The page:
Rural households have few safety nets and are highly susceptible to climate related shocks, such as droughts and flooding. Their adaptive capacities are often low and all of the factors described above, including small and declining farm sizes, lack of livelihood options, poor governance, a lack of capital, and food insecurity all contribute to the level of vulnerability a household faces.
Christian Aid and EI have identified that the communities living around Lakes Chilwa and Chiuta need to diversity their livelihoods as the impacts of climate change have been most dramatic in this area. The recessions of water levels and increasing number of floods have not gone unnoticed and are having a significant impact on surrounding communities.
In response to these climatic changes, Christian Aid and EI are going to raise awareness of, and provide some training in how to get involved with complementary livelihoods such as bee keeping, bamboo growing and basket weaving, alongside providing training on sustainable agriculture, farming and afforestation (natural regeneration).
This project has been working with communities to generate income in a variety of ways since 2014.
This next phase of the project will focus on fishermen who have been facing significant environmental changes to their marine ecosystems and agriculturalists.
Christian Aid and EI will be ensuring that ecosystems on the land are not negatively impacting upon the biodiversity of marine life in Lake Malawi.
Christian Aid and EI will support entire communities to identify their vulnerabilities, begin adapting to climatic changes, and improve their resilience.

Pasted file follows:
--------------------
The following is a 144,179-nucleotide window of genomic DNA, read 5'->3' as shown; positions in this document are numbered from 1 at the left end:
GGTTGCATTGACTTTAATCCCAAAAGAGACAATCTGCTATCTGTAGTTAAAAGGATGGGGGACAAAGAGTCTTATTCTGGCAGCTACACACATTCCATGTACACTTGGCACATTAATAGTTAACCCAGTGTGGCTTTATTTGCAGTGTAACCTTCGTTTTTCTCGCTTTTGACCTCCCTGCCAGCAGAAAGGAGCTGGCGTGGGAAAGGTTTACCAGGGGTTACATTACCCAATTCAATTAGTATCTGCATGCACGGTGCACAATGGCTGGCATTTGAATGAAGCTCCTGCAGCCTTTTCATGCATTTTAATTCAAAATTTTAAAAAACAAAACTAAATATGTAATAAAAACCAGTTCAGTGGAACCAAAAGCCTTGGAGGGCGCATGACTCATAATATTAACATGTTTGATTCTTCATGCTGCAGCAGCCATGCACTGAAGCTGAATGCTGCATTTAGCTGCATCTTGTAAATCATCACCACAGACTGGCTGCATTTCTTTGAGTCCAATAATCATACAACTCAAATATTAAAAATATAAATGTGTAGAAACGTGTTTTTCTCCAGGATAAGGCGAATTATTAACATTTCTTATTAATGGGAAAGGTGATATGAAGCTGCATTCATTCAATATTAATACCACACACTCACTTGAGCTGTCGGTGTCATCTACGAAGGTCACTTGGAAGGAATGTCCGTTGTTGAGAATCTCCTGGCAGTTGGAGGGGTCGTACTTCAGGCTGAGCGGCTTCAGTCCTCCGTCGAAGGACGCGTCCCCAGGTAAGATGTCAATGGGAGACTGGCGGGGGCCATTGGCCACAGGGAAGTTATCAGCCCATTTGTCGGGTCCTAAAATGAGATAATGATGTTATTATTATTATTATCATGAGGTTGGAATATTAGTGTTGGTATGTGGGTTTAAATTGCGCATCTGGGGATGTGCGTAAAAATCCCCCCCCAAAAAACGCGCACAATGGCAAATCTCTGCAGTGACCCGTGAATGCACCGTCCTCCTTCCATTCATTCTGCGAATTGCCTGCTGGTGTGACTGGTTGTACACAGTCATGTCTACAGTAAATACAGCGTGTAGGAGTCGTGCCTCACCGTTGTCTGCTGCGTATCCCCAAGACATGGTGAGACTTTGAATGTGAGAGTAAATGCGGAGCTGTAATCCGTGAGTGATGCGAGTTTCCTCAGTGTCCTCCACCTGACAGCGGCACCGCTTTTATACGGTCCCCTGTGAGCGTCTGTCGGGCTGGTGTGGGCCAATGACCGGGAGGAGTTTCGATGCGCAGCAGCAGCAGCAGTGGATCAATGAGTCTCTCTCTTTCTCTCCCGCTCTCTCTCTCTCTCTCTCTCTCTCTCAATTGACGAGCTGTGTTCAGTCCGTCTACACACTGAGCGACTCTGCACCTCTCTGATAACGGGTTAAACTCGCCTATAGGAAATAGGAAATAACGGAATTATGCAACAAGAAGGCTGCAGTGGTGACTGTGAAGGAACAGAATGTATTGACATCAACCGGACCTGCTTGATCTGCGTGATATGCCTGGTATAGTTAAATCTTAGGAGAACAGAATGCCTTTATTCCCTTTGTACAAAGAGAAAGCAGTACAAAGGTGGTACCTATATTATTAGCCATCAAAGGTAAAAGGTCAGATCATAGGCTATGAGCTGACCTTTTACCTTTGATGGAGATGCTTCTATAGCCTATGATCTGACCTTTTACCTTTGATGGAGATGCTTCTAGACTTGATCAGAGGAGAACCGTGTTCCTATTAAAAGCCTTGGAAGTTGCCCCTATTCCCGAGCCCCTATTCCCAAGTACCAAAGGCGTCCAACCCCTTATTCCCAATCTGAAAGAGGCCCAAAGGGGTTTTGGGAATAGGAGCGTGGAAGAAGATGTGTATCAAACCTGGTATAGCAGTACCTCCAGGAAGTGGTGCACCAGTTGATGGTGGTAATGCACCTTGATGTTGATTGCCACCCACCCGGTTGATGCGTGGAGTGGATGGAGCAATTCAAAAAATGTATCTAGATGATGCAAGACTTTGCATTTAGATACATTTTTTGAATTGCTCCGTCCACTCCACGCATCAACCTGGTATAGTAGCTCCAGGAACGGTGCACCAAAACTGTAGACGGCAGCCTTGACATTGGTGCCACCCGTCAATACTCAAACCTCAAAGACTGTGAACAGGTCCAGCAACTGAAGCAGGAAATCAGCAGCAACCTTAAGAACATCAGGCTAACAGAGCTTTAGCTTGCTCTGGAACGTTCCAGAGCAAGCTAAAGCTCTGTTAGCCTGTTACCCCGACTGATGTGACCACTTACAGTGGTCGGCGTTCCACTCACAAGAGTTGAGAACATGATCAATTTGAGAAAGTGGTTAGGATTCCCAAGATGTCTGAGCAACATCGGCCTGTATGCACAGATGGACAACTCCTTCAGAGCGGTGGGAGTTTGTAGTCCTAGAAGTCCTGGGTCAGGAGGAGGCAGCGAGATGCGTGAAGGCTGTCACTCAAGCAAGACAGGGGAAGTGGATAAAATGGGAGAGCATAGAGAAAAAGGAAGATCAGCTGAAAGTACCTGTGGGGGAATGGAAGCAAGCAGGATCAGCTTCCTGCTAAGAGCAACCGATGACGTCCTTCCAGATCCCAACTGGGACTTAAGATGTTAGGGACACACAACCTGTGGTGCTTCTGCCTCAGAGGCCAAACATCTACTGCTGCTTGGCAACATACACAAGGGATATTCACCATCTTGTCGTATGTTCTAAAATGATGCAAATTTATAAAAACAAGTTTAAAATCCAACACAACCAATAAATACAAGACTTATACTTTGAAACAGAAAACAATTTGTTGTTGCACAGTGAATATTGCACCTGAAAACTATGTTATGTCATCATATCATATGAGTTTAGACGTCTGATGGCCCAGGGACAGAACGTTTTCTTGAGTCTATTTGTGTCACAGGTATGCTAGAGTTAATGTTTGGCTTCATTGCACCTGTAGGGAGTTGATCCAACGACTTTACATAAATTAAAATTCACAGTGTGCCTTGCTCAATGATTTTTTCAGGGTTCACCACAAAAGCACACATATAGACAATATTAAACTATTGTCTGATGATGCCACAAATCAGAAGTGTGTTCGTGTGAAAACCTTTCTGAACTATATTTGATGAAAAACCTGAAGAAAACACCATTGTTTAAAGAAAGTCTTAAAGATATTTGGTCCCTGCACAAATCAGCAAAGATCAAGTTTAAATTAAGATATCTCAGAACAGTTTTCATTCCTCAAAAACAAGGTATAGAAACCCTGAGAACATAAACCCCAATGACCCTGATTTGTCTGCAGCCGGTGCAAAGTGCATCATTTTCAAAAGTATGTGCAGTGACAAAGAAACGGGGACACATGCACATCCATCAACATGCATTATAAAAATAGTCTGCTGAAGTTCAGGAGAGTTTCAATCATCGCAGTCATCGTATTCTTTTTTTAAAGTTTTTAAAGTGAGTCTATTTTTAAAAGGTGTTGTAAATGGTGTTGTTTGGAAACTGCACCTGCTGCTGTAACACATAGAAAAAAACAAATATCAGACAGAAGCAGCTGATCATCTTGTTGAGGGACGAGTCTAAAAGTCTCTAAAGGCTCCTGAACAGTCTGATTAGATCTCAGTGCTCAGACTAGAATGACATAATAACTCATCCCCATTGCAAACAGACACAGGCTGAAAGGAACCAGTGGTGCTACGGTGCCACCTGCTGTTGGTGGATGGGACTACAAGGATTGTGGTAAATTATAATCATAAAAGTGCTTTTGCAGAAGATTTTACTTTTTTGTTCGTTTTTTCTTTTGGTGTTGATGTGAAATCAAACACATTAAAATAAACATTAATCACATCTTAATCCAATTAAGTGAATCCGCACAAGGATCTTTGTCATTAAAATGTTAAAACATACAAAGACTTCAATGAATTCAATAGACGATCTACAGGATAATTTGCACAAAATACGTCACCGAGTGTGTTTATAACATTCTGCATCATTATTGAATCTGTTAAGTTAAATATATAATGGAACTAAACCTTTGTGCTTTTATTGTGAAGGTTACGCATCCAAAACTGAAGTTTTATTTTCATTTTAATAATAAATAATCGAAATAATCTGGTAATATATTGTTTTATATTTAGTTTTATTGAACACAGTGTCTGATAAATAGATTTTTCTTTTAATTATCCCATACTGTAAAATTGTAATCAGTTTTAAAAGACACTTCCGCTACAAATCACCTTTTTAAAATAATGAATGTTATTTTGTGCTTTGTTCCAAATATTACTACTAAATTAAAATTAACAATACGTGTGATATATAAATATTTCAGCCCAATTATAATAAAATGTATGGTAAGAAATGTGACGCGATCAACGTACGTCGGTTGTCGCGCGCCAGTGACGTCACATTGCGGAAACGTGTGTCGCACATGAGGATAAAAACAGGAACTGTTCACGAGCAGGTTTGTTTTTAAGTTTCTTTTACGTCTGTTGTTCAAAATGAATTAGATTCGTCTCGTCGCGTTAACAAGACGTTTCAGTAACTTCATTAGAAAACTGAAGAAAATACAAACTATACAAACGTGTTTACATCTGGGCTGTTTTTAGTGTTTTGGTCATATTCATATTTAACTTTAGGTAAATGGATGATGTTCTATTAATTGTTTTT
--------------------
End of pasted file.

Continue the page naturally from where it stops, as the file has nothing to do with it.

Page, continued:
The following activities are planned to take place in the next 12 months:
- Provide training and raise awareness of the impact of various agricultural practices, to ensure farmers and agriculturalists do not harm their surrounding ecosystems.
- Address sediment issues through improving forestry and agricultural practices.
- Reduce deforestation by promoting cleaner and more efficient alternative agricultural activities.
- Encourage communities not to cut the forestry down, but to replace these woodlands with citrus trees which will produce fruit and have a positive impact upon the soil and riverbanks as they grow and help to stabilise the land. The ‘Plant a tree’ campaign will help with this.
- Work with local government departments to promote and enforce good shoreline development, management and environmental planning processes.
- Conduct environmental base line studies of the various areas which should be urgently targeted by these interventions.
- Communities will have developed and improved their climate change adaptation practices.
- Communities will protect their ecosystem from the impacts of climate change.
- Livelihoods will be improved as a result of reviewing value chains and acting appropriately to improve markets access for producers.
- Households will have diversified their livelihoods activities.
- Household will have improved their level of financial security.
- Soil erosion will be less of an environmental threat as more trees have been planted following the ‘Plant a tree’ campaign.
- The private sector will be engaged in the implementation of the activities mentioned above in hope that they will reduce their level of threat to freshwater biodiversity and help to build the level of resilience of communities facing climatic changes.
Direct beneficiaries: 250 people. 25 groups (approximately 10 – 15 individuals per group)
Indirect beneficiaries: 1,000 people (each direct beneficiary is expected to pass information on to the benefit another four people – either from their family or their local community).